I am working on a binary classification case and comparing the performance of different classifiers.Testing the performance of adaboost algorithm (with decision tree as its base classifier) against SVM on multiple data sets I found that the boosting algorithm performs better.

The question I have is why this is happening? Is this because boosting always outperforms SVM? or it has something to do with the characteristics of my data set? I wonder if anyone can help me with some potential explanations of such finding.

  • $\begingroup$ generally better, but not always. but that is just based on past experience. sure there are many papers comparing. and depends greatly on how rigorously models developed (how was boosted model tuned, which kernels tried etc.) $\endgroup$
    – charles
    Aug 13 '14 at 1:13
  • $\begingroup$ Thanks. Would be great if you could share the link of couple of those articles. $\endgroup$
    – AliCivil
    Aug 13 '14 at 1:50
  • $\begingroup$ I was thinking of this paper: niculescu-mizil.org/papers/comparison.tr.pdf (+/-problematic) But google will produce more: lowrank.net/nikos/pubs/empirical.pdf I'm not convinced by these, hard thing to study, but have found that most practitioners will push for RF or boosting algorithms. $\endgroup$
    – charles
    Aug 13 '14 at 2:03
  • $\begingroup$ No problem. Not really a great answer, but hopefully useful. I also came across this while looking for stuff on heterogeneous ensembles: business-school.ed.ac.uk/waf/crc_archive/2013/42.pdf $\endgroup$
    – charles
    Aug 16 '14 at 2:29
  • $\begingroup$ You have not really been given proper answers though. One question certainly is if you use a non-linear kernel with the SVM and cross-validate the regularization parameter as well as the parameters of the kernel. $\endgroup$
    – pAt84
    Mar 5 '16 at 10:56

For me your question is part of a larger one involving classification algorithms in general. This paper Do we Need Hundreds of Classifiers to Solve Real World Classfication Problems?, gets at this more fundamental question in finding that random forests outperforms all other competitors. A link to an ungated copy is here:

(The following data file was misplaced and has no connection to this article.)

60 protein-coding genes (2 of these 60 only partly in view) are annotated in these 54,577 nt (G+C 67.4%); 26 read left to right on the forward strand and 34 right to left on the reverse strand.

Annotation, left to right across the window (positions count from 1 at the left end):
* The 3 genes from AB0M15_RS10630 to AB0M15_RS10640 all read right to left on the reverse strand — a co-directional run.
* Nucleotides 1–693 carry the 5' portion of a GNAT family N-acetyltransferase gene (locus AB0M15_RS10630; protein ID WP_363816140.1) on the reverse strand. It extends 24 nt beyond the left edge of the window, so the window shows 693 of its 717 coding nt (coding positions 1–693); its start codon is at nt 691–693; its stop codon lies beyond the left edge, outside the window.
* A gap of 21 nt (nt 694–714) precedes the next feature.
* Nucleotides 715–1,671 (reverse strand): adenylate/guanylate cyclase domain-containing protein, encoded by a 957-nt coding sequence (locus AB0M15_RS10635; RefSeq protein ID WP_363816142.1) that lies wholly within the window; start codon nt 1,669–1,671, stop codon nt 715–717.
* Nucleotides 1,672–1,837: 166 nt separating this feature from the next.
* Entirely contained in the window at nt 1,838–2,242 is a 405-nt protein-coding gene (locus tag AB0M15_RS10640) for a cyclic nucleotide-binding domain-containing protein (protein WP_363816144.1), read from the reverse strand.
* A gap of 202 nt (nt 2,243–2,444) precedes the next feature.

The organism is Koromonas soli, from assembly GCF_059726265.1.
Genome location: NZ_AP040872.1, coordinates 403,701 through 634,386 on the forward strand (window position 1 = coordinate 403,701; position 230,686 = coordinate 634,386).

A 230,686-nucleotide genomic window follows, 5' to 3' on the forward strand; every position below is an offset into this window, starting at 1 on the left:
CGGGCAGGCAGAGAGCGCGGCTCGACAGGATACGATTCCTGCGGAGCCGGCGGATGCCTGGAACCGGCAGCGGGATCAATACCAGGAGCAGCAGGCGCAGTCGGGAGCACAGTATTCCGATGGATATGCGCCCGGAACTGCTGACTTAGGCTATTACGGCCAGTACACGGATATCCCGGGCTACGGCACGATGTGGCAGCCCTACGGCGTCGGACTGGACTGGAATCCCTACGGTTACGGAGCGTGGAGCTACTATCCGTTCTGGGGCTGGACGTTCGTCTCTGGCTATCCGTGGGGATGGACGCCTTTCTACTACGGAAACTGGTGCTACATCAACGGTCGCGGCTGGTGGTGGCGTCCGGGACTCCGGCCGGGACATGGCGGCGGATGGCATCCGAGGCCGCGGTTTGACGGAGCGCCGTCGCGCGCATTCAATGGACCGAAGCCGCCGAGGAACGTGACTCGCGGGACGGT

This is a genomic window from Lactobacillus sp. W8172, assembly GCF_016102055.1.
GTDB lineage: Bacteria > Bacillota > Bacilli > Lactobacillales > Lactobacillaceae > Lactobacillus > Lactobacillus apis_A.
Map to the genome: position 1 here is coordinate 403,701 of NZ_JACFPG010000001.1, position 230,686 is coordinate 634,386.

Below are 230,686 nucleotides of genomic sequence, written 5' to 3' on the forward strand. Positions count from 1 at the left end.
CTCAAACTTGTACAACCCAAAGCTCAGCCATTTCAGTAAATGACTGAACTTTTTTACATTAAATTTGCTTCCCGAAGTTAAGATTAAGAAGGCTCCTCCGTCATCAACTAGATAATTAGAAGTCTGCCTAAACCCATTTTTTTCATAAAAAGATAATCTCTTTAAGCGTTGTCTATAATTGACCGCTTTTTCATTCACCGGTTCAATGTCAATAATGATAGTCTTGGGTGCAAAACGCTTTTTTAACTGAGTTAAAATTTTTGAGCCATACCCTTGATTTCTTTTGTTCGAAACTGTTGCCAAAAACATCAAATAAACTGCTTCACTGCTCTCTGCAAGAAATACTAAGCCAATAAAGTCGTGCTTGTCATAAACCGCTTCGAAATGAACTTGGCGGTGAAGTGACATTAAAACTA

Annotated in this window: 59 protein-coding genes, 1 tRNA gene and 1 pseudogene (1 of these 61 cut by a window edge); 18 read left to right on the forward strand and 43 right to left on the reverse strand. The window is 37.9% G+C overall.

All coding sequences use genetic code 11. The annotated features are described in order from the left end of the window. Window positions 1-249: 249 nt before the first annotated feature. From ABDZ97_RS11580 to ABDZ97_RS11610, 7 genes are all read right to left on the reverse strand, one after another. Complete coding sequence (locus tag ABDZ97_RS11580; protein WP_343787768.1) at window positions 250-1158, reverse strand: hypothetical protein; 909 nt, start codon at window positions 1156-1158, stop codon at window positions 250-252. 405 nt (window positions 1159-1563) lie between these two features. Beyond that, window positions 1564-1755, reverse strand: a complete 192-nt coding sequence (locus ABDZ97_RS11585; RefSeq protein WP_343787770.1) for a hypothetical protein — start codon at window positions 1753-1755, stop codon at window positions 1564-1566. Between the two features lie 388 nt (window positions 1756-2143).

There are other flavors of boosting that haven't been mentioned such as GBM, the generalized boosted model, which has an R package:


Also worth a mention is XGBoost or extreme gradient boosting, which some have found to out perform everything (and despite the Delgado paper's findings).


  • $\begingroup$ +1. And to emphasize, the OP's "always outperform" is problematic. Not just because of the No Free Lunch theorem, but because of specific issues like AdaBoost (and similar boosting algorithms) can perform terribly on data where the targets are mislabeled, while my guess is that SVMs would be more robust to that problem. $\endgroup$
    – Wayne
    Mar 5 '16 at 16:14

In short: Regular AdaBoost (decision stumps, not decision trees as weak learners) usually outperform linear SVMs. Of course this is dependent on your data, data normalization, etc, so this is certainly not a general rule. The reasoning should be fairly clear. AdaBoost can learn non-linear decision boundaries, which is almost always helpful, especially if your data can not be linearly separated. If it can, it is all just a question of empircal results and not much can be said about AdaBoost vs. SVM except that the SVM builds upon Statistical Learning Theory (SLT, http://videolectures.net/mlss09uk_shawe_taylor_lt/?q=machine%20learning%20summer%20school). I am not entirely sure that can be said for AdaBoost. Given that the SVM maximizes the margin between the point clouds it should, given linearly separable data, outperform AdaBoost since we would expect better generalization from the SVM than from AdaBoost at this point.

When the SVM uses a proper non-linear kernel that fits the data better and generalizes well, it usually outperforms AdaBoost.

AdaBoost is commonly used because it is very fast. Viola & Jones have used it 15 years ago to realize fast object detection, especially face recognition: https://www.cs.cmu.edu/~efros/courses/LBMV07/Papers/viola-cvpr-01.pdf

In addition, please see my comments on your question.


It looks like you may have used a linear SVM (i.e. an SVM with a linear kernel). Depending on the base learner, ADABoost can learn a non-linear boundary, so may perform better than the linear SVM if the data is not linearly separable. This of course depends on the characteristics of the dataset. See this page on wikipedia for more information about kernel methods.

  • $\begingroup$ I think the answer to the OP's question is implied here, but you aren't quite stating it explicitly. Can you spell out the answer to the OP's question? $\endgroup$ Oct 21 '15 at 17:31

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